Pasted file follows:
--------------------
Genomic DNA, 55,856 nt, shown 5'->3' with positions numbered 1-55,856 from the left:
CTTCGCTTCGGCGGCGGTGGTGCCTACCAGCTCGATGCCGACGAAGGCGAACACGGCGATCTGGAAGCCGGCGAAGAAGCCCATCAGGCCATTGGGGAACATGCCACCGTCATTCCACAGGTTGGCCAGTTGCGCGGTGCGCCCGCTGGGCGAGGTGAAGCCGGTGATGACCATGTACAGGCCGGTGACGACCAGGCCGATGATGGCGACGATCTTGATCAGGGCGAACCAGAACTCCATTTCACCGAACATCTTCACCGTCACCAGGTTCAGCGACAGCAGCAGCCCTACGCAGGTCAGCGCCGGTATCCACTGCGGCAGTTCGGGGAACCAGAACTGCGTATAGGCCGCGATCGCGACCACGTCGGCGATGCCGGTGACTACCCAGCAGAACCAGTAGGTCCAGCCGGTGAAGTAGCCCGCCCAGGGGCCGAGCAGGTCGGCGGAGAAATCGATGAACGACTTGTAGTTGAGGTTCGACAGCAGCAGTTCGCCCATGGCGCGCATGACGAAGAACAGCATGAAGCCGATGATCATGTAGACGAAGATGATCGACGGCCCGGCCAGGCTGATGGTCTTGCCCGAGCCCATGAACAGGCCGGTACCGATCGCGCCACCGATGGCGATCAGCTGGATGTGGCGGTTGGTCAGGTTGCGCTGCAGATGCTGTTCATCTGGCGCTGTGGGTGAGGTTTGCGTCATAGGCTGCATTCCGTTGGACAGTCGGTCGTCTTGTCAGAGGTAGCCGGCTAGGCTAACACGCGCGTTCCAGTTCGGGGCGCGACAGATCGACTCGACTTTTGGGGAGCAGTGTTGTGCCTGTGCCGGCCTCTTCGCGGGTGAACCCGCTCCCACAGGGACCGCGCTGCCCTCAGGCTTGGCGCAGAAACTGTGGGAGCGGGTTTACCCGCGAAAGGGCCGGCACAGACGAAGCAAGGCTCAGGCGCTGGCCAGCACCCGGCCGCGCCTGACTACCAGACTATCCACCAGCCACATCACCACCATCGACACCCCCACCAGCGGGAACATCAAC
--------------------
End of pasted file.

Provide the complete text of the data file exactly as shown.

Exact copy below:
Genomic DNA, 55,856 nt, shown 5'->3' with positions numbered 1-55,856 from the left:
CTTCGCTTCGGCGGCGGTGGTGCCTACCAGCTCGATGCCGACGAAGGCGAACACGGCGATCTGGAAGCCGGCGAAGAAGCCCATCAGGCCATTGGGGAACATGCCACCGTCATTCCACAGGTTGGCCAGTTGCGCGGTGCGCCCGCTGGGCGAGGTGAAGCCGGTGATGACCATGTACAGGCCGGTGACGACCAGGCCGATGATGGCGACGATCTTGATCAGGGCGAACCAGAACTCCATTTCACCGAACATCTTCACCGTCACCAGGTTCAGCGACAGCAGCAGCCCTACGCAGGTCAGCGCCGGTATCCACTGCGGCAGTTCGGGGAACCAGAACTGCGTATAGGCCGCGATCGCGACCACGTCGGCGATGCCGGTGACTACCCAGCAGAACCAGTAGGTCCAGCCGGTGAAGTAGCCCGCCCAGGGGCCGAGCAGGTCGGCGGAGAAATCGATGAACGACTTGTAGTTGAGGTTCGACAGCAGCAGTTCGCCCATGGCGCGCATGACGAAGAACAGCATGAAGCCGATGATCATGTAGACGAAGATGATCGACGGCCCGGCCAGGCTGATGGTCTTGCCCGAGCCCATGAACAGGCCGGTACCGATCGCGCCACCGATGGCGATCAGCTGGATGTGGCGGTTGGTCAGGTTGCGCTGCAGATGCTGTTCATCTGGCGCTGTGGGTGAGGTTTGCGTCATAGGCTGCATTCCGTTGGACAGTCGGTCGTCTTGTCAGAGGTAGCCGGCTAGGCTAACACGCGCGTTCCAGTTCGGGGCGCGACAGATCGACTCGACTTTTGGGGAGCAGTGTTGTGCCTGTGCCGGCCTCTTCGCGGGTGAACCCGCTCCCACAGGGACCGCGCTGCCCTCAGGCTTGGCGCAGAAACTGTGGGAGCGGGTTTACCCGCGAAAGGGCCGGCACAGACGAAGCAAGGCTCAGGCGCTGGCCAGCACCCGGCCGCGCCTGACTACCAGACTATCCACCAGCCACATCACCACCATCGACACCCCCACCAGCGGGAACATCAAC